Sutures and staples are the traditional methods for closing surgical incisions and wounds in emergency situations. However, these methods can be inadequate in complex surgeries and cannot make an airtight or liquid-tight seal on a lung or artery wound or incision. Now researchers funded by the National Institute of Biomedical Imaging and Bioengineering (NIBIB) have created a surgical glue that is squirted onto wounds and then sets to form an elastic airtight or liquid-tight seal in just one minute. Successfully tested in animals, the sealant has enormous promise for life-saving use in humans.

MeTro surgical glue is squirted onto wounds and treated with light to provide an airtight or liquid-tight seal. The compound can be fine-tuned for flexibility and length of time it remains on the wound before harmlessly dissolving. (Credit: University of Sydney)

A team of researchers led by Ali Khademhosseini, Ph.D., professor, Departments of Radiology and Chemical and Biomolecular Engineering at the University of California Los Angeles, has developed a biocompatible hydrogel elastic sealant that has the potential to replace the use of sutures and staples to close wounds, and to do it more rapidly and effectively.

The compound, which can be formulated to work optimally in different situations, is a gel-like substance called methacryloyl-substituted tropoelastin (MeTro). The development and testing of MeTro in animal models is reported in Science Translational Medicine.1

“There are a number of surgical sealants currently available,” says David Rampulla, Ph.D., director of the NIBIB Program in Biomaterials, “however, they have limited uses because of problems like dissolving when in contact with bodily fluids. The remarkable thing about MeTro is that it can be fine-tuned to hold up in demanding situations. For instance, when surgeons repair a cut artery, the sealant can maintain a liquid-tight bond as it comes in contact with blood that's under pressure as it pumps through the artery.”

MeTro has a number of physical qualities that make it extremely versatile. As a relatively thick liquid it can be squirted onto an incision or tissue tear, and it will adhere to and flow into the wound to make a tight seal. The researchers designed it so that by applying UV light, MeTro will solidify in place, but remain flexible enough to expand and contract with the movement of the repaired organ, such as the expansion and contraction of a repaired lung.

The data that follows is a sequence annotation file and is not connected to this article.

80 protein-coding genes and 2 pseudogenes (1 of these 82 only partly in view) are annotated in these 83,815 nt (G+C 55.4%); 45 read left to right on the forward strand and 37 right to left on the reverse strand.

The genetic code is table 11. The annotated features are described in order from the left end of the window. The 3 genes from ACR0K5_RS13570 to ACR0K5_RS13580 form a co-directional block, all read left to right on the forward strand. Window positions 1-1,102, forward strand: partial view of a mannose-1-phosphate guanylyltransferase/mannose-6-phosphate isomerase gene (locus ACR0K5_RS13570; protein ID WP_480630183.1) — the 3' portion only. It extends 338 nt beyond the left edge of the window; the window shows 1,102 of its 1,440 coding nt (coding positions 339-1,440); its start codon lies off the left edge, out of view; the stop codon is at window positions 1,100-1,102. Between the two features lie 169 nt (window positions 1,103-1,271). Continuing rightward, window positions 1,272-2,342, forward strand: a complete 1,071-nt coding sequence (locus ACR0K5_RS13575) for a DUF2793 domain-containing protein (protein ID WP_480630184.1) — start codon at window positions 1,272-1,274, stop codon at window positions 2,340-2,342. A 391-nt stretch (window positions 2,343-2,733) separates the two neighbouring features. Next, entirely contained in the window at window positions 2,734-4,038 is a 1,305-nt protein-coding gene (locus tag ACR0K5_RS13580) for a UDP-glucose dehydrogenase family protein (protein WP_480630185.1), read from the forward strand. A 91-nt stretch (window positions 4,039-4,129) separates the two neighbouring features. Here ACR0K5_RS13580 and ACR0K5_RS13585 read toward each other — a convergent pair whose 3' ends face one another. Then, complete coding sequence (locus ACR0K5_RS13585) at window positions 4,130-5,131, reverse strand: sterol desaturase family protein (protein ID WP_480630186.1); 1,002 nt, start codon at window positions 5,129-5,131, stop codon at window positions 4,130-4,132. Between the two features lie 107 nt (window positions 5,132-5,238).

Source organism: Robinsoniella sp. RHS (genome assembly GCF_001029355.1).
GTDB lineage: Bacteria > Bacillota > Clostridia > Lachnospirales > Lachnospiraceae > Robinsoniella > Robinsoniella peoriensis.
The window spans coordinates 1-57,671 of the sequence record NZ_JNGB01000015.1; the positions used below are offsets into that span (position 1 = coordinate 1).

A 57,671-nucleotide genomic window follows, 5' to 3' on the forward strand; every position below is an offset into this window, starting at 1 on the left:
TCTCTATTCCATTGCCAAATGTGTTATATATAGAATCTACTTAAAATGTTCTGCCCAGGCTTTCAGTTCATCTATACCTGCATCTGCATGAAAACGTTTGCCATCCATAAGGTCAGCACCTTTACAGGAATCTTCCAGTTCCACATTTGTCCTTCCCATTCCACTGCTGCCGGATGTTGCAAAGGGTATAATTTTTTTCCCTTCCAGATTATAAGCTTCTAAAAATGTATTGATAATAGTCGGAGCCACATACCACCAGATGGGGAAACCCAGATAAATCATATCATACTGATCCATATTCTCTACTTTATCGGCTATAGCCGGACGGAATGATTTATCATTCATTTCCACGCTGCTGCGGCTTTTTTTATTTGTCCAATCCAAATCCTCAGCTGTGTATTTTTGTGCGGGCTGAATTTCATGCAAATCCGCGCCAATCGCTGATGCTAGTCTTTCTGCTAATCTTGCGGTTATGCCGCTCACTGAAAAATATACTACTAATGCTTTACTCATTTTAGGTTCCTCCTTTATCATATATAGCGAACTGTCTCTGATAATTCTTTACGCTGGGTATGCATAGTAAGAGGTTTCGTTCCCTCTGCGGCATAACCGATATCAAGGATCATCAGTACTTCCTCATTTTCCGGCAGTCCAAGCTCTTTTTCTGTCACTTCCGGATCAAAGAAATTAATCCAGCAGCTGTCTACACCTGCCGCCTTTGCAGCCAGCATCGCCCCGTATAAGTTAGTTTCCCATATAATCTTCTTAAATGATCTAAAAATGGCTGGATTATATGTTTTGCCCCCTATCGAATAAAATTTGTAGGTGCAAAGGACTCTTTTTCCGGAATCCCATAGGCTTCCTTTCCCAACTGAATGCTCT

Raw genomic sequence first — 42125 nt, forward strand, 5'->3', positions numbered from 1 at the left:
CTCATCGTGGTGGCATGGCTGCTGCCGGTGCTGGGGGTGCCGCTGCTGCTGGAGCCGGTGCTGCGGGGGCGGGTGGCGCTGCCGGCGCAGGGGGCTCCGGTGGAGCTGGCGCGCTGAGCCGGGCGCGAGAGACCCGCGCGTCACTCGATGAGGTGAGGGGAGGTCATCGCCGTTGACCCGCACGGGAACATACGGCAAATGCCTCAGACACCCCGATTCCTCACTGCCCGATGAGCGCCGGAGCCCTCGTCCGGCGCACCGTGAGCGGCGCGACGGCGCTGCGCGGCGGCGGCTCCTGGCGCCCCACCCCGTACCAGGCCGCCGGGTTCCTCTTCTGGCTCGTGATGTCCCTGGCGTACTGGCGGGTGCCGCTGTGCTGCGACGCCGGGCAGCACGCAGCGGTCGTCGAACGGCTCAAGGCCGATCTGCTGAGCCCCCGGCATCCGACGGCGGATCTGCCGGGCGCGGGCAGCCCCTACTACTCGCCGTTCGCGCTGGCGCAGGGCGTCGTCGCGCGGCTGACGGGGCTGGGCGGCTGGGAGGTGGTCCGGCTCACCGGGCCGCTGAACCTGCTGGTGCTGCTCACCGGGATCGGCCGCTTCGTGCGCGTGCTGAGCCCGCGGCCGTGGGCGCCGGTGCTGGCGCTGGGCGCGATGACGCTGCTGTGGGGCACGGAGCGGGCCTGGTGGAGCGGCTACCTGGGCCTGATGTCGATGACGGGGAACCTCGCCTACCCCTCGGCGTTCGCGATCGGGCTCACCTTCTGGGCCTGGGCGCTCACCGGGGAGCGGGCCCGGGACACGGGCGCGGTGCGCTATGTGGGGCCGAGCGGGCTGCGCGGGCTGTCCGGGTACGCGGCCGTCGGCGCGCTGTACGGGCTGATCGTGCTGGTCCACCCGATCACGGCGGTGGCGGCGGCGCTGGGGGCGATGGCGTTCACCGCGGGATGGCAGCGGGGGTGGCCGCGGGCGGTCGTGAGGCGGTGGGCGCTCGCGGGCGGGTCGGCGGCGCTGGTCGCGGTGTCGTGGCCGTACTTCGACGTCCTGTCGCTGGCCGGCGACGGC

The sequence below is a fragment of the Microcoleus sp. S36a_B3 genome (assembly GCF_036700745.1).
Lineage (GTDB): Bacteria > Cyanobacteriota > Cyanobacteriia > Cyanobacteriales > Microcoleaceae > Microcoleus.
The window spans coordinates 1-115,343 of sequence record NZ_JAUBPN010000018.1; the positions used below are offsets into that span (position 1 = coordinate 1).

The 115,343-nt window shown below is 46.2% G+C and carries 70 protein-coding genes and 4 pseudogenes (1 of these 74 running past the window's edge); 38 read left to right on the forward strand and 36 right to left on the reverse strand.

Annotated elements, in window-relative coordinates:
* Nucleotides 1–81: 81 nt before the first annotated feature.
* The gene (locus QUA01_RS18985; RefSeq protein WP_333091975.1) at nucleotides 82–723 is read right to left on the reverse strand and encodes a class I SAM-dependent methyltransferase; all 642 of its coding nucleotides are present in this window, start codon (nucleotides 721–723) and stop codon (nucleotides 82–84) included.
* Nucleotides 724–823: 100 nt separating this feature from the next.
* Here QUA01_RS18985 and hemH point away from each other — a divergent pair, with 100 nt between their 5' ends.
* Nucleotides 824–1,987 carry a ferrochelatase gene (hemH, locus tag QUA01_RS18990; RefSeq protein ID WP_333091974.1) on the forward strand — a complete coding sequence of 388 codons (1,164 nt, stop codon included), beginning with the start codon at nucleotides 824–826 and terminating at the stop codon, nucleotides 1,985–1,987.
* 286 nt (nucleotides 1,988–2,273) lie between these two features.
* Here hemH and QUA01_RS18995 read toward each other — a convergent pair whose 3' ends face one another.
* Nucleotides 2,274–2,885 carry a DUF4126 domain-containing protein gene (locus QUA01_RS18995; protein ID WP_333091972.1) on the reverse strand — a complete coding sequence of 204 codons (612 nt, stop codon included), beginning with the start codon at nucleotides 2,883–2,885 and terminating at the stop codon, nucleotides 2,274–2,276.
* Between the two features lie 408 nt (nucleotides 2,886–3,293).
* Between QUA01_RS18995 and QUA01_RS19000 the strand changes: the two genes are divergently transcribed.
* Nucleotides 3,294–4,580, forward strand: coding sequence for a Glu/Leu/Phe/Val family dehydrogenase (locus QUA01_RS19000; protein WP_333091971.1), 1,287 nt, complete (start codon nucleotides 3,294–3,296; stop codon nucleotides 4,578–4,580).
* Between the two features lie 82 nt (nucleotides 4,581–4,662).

The MeTro formulation can also be changed to vary the amount of time it stays on the wound. The formula can be tweaked so that it remains for as long as it takes the wound to heal, and then dissolves; this can be days or months, depending on the wound-healing requirements. The ability of MeTro to dissolve after its work is done is an extremely useful quality, because other sealants that do not dissolve are known to cause irritation and promote infection.

So far, MeTro has been tested in animal models and has been used to successfully seal experimental incisions in the arteries of rodents. It also performed well in experiments sealing experimental lung incisions in both rodents and pigs.

“We are now ready to begin testing in humans,” says Khademhosseini. “We look forward to seeing MeTro saving lives in the clinic, operating room, and in emergency situations.”

Additional senior scientists who are co-leading the international collaboration with Khademhosseini are Anthony S. Weiss, Ph.D., professor of biochemistry and molecular biotechnology, School of Life and Environmental Sciences, University of Sydney, Australia, and Nasim Annabi, Ph.D., assistant professor of chemical engineering, Northeastern College of Engineering, Boston, MA.

The work was supported by grants EB023052, EB022043, EB021148, and EB014283 from the National Institute of Biomedical Imaging and Bioengineering, and grants from the National Institute of Arthritis and Musculoskeletal and Skin Diseases, and the National Institute of Dental and Craniofacial Research at the National Institutes of Health. Additional funding was provided by the Australian Research Council, the American Heart Association, Interdisciplinary Research Seed Grants from Northeastern University, and the German Heart Foundation.

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